Update Socat is the latest open source tool to come under suspicion that it is backdoored.
Socat is a versatile command line utility that builds bi-directional communication streams and moves data between channels, including files, network pipes, serial connected devices, sockets or a combination of any of these.
A security advisory published Monday warned that the OpenSSL address implementation in Socat contains a hard-coded Diffie-Hellman 1024-bit prime number that was not prime.
“The effective cryptographic strength of a key exchange using these parameters was weaker than the one one could get by using a prime p,” the advisory said. “Moreover, since there is no indication of how these parameters were chosen, the existence of a trapdoor that makes possible for an eavesdropper to recover the shared secret from a key exchange that uses them cannot be ruled out.”
Socat said it has generated a new prime that is 2048 bits long; versions 220.127.116.11 and 2.0.0-b8 are affected. The advisory adds that a temporary workaround would be to disable the Diffie-Hellman ciphers.
A post to a technical forum discovered that the non-prime parameter was introduced more than a year ago. A note in the commit indicates that Socat was not working in FIPS mode because it requires a 1024 Diffie-Hellman prime, and added that a developer named Zhiang Wang provided a patch with the new prime. The poster revealed that Wang works at Oracle and contributes to Socat.
A request for comment to Socat was not returned in time for publication; The big question is whether the non-prime prime was introduced intentionally or in error.
“I cannot for sure rule out the possibility of a backdoor,” said Gerhard Rieger, a Socat maintainer. “But personally I do not believe that the contributor has a backdoor because he uses an email address at a well known and reputated company, and if someone wants to install such a backdoor he would not use a parameter that can easily be proven as non prime.”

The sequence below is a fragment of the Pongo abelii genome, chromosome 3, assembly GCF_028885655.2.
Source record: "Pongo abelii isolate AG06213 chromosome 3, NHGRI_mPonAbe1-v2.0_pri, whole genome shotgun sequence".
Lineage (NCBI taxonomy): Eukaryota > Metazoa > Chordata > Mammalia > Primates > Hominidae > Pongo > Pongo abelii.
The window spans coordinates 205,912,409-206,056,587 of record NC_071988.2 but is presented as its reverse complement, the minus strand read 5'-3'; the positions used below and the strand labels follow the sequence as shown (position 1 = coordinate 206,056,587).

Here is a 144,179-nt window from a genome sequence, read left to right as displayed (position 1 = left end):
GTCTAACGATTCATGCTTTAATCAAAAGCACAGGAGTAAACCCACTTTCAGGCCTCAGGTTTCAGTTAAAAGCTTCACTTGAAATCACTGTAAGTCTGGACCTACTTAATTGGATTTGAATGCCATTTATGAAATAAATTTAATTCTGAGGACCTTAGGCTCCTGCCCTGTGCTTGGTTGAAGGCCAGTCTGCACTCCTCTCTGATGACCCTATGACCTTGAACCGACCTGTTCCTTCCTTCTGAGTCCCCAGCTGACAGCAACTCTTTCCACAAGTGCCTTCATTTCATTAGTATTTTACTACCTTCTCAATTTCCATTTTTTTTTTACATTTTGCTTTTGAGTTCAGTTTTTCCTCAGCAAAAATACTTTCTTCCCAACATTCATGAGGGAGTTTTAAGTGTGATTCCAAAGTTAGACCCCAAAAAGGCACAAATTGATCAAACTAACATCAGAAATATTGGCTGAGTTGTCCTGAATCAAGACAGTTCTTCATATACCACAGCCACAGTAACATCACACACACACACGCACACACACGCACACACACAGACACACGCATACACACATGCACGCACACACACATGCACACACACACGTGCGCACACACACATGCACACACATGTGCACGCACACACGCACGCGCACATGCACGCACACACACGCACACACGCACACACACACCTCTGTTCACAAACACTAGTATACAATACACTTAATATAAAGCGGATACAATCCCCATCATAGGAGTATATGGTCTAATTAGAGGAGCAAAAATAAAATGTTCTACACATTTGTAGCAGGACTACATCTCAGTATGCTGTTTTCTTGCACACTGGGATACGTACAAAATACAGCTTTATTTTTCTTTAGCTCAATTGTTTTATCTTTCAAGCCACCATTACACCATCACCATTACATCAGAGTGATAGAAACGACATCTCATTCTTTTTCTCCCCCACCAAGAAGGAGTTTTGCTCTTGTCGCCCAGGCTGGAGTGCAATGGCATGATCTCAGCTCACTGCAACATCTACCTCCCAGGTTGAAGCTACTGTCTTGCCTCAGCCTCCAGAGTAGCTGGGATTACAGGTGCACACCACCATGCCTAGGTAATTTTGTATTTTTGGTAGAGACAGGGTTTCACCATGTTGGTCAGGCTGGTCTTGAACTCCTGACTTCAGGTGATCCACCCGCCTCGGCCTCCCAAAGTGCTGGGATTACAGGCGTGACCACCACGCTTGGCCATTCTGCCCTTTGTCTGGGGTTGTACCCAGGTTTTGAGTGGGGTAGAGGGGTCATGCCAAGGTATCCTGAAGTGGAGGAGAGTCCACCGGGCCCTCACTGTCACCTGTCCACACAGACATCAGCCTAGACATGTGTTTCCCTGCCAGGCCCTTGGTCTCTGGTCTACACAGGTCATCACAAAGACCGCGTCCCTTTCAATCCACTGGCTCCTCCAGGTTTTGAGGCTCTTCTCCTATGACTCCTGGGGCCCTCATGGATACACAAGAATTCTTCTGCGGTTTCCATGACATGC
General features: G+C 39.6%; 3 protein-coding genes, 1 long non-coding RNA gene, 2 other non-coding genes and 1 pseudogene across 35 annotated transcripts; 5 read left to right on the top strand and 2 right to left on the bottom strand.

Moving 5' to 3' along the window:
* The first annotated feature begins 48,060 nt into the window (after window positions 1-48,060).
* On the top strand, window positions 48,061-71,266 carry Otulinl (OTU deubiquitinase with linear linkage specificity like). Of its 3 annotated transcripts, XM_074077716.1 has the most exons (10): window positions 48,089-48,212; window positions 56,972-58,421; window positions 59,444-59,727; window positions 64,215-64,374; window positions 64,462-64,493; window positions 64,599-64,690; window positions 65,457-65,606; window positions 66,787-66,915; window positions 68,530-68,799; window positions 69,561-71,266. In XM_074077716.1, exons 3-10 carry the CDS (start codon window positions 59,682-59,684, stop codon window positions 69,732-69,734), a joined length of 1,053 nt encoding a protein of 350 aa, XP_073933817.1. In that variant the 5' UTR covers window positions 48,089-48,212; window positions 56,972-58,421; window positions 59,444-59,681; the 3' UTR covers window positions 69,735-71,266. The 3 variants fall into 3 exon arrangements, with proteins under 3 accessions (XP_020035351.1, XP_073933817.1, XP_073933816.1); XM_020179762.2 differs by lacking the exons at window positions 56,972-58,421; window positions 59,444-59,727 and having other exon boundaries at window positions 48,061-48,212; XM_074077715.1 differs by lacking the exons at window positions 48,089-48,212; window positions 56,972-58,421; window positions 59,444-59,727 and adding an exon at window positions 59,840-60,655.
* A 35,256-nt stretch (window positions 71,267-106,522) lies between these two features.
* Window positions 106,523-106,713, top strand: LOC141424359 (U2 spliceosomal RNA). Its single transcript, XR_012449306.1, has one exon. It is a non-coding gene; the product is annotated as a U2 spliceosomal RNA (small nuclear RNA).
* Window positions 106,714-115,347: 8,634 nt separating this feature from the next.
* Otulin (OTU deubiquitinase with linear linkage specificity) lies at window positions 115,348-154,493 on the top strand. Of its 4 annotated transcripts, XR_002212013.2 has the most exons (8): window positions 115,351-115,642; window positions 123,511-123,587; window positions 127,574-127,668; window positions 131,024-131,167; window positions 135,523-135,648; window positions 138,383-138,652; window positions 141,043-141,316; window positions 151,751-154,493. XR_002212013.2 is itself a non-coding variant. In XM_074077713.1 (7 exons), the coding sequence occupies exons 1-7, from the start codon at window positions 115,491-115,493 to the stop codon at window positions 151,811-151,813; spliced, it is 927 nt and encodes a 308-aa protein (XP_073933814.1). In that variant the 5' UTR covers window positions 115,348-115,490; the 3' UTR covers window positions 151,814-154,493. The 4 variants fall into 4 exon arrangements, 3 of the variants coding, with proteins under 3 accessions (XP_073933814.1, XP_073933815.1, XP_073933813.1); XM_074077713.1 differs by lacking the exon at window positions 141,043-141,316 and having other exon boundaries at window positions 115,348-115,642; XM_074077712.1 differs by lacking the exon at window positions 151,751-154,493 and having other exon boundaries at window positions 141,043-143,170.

While it’s unknown how Wang chose the prime, other commenters on the post said that checks in OpenSSL and other tools used to generate primes cannot be sure if the numbers are prime. Rieger told Threatpost: “I do not know if a quick way exists to check this definitely. No attempts were made at all.”
“I’m pretty sure that when you generate a prime you’re using the Miller–Rabin primality test in which case you only probabilistically choose a prime,” the post said. “In fact, the is_prime functions in openssl don’t check if a number is prime. They only check that a number is prime within 1-2^-80 probability. I’m not sure what the implications are though.”
Regardless, since last January Socat has been vulnerable to attackers listening and stealing keys.
The news comes less than a week after OpenSSL patched two vulnerabilities, the more serious of which addressed a flaw introduced in OpenSSL 1.0.2 providing support for generating X9.42 style Diffie-Hellman parameters. Previously, these parameters were generated using only “safe” prime numbers, but OpenSSL said today in its advisory that primes used in X9.42 parameter files may not be safe.
Weak Diffie-Hellman crypto has also been suspected as the NSA’s top target in its efforts to break crypto implementations. A paper published last October by a laundry list of crypto and security experts said weaknesses in the publicly available prime numbers used as input to compute the encryption key in D-H exchanges could be the answer.
Government intelligence agencies such as the NSA or GCHQ have the resources needed to build custom hardware that would derive an output that would give an attacker enough information to take further steps to eventually break individual encrypted connections.
“It’s not arriving at the key, instead it’s telling you something about the mathematical structure about that particular choice of the prime number when used in Diffie-Hellman,” said J. Alex Halderman associated professor computer science and engineering at the University of Michigan and one of the authors of the paper. “The analogy is sort of cracking the prime. After you crack the prime, breaking individual Diffie-Hellman connections that use that prime is easy.”
The prime numbers are the most likely target, he said, because they’re usually not generated from scratch, instead are plucked from previous work or taken from recommendations in established standards. Halderman told Threatpost that an intelligence agency of the NSA’s caliber would need to spend hundreds of millions of dollars to build the custom hardware required for such a large computation.
This article was updated Feb. 3 with comments from Gerhard Rieger.